The OPTIONS header is a way of asking which HTTP methods are allowed by that site. This is now mostly seen in pre-flight CORS checks, which I won’t be covering here.

It is important to realise that OPTIONS should not contain any data and the response should be quite short, simply stating which HTTP methods are accepted. This would be a good candidate for command and control traffic.


This is the HTTP version of Ping or Traceroute in the sense that it creates an ‘application layer loopback’ to the recipient sever. It has a ‘Max-forwards’ field that can be decremented at each forward. The recipient simply responds with the same method with 200 as the response code.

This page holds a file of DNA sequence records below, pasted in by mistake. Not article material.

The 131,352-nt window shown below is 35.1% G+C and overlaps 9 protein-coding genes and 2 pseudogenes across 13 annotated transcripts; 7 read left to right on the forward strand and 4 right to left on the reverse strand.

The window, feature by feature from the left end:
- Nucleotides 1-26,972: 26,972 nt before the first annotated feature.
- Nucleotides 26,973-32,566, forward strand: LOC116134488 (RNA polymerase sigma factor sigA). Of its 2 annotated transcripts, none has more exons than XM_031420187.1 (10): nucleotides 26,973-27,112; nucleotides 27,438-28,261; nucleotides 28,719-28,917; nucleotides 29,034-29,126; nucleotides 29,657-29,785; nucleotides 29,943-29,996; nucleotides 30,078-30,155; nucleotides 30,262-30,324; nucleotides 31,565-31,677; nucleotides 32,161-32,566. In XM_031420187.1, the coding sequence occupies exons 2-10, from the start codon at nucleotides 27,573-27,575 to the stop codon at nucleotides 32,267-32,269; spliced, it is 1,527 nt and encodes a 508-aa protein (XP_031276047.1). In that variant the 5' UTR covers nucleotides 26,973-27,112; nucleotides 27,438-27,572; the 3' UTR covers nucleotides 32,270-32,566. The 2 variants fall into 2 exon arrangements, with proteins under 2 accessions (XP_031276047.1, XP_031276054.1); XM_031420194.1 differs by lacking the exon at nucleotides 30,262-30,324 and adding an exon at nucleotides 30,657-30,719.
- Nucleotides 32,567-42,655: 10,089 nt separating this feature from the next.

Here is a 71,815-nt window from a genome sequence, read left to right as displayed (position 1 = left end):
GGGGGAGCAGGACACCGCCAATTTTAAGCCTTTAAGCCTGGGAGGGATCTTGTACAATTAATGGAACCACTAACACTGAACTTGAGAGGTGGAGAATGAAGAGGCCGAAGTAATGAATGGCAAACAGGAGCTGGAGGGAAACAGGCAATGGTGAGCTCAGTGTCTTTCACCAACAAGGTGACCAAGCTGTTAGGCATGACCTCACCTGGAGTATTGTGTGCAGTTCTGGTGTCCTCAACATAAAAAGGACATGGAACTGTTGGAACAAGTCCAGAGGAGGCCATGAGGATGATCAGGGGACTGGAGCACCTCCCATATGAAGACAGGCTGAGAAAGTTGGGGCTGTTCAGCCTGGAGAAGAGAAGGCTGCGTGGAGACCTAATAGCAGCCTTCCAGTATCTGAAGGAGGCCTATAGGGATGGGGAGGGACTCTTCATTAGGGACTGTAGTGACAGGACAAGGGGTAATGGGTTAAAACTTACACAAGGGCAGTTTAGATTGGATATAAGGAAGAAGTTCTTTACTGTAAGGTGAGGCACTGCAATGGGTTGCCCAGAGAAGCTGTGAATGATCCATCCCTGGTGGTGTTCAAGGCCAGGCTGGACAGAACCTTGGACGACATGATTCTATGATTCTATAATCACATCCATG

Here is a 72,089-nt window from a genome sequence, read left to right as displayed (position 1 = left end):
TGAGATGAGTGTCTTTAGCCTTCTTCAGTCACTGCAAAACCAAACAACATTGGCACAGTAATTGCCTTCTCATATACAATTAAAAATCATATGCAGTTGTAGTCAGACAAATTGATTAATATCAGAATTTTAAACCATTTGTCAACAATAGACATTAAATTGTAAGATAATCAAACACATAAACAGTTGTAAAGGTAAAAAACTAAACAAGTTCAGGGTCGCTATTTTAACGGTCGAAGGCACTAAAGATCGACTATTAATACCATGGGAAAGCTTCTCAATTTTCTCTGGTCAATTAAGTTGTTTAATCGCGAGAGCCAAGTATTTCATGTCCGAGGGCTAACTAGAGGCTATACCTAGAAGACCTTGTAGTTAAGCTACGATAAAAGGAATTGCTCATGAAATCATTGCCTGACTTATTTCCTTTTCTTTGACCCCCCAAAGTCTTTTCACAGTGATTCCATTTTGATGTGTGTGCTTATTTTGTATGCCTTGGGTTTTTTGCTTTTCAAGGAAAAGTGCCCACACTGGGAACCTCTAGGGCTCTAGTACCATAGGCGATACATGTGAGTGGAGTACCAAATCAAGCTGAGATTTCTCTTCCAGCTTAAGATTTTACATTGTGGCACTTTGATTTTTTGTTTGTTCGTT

This would be unusual to see in a normal user environment, this type of activity should really only be seen in a dev or web-dev environment, or for testing proxy chains for infinite loops.


Another API heavy HTTP method, this could be used after a PUT has created a resource on the server. You don’t want to replace the resource, but you do need to update it. As such you can send the amendments using the PATCH method. This is very unlikely to be seen in a user browsing context.

Why do I care?

This is a case of ‘knowing normal’, if you know why a POST might appear unusual vs a GET, you suddenly see a spike in OPTIONS or a domain controller suddenly starts sending out lots of encrypted traffic surrounded by CONNECTS, then you can begin to investigate with the knowledge that it is unexpected behaviour.

It is important to realise that in the immortal words of Phil Hagen; there is no RFC police. These methods are generally agreed upon principles, and there is nothing stopping a developer from using these methods in an unexpected way. Whether that be via an API or a new browser.

Understanding the different methods also allows us to build our knowledge of HTTP and how the internet works from a browsing perspective.